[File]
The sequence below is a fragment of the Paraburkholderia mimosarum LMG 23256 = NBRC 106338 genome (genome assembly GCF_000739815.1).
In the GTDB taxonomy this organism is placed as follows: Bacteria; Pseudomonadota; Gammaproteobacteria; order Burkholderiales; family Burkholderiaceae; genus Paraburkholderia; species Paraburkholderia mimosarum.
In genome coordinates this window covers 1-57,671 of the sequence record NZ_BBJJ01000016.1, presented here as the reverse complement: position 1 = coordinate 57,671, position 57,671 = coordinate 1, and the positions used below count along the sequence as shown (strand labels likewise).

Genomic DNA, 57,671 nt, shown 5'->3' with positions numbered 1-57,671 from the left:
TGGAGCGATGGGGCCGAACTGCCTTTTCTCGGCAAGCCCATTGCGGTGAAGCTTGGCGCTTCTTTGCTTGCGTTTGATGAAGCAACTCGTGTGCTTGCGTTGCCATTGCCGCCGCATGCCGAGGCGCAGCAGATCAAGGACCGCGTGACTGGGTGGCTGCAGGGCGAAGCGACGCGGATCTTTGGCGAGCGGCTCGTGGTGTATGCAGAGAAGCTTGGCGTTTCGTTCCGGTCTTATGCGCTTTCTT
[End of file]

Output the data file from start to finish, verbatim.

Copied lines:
The sequence below is a fragment of the Paraburkholderia mimosarum LMG 23256 = NBRC 106338 genome (genome assembly GCF_000739815.1).
In the GTDB taxonomy this organism is placed as follows: Bacteria; Pseudomonadota; Gammaproteobacteria; order Burkholderiales; family Burkholderiaceae; genus Paraburkholderia; species Paraburkholderia mimosarum.
In genome coordinates this window covers 1-57,671 of the sequence record NZ_BBJJ01000016.1, presented here as the reverse complement: position 1 = coordinate 57,671, position 57,671 = coordinate 1, and the positions used below count along the sequence as shown (strand labels likewise).

Genomic DNA, 57,671 nt, shown 5'->3' with positions numbered 1-57,671 from the left:
TGGAGCGATGGGGCCGAACTGCCTTTTCTCGGCAAGCCCATTGCGGTGAAGCTTGGCGCTTCTTTGCTTGCGTTTGATGAAGCAACTCGTGTGCTTGCGTTGCCATTGCCGCCGCATGCCGAGGCGCAGCAGATCAAGGACCGCGTGACTGGGTGGCTGCAGGGCGAAGCGACGCGGATCTTTGGCGAGCGGCTCGTGGTGTATGCAGAGAAGCTTGGCGTTTCGTTCCGGTCTTATGCGCTTTCTT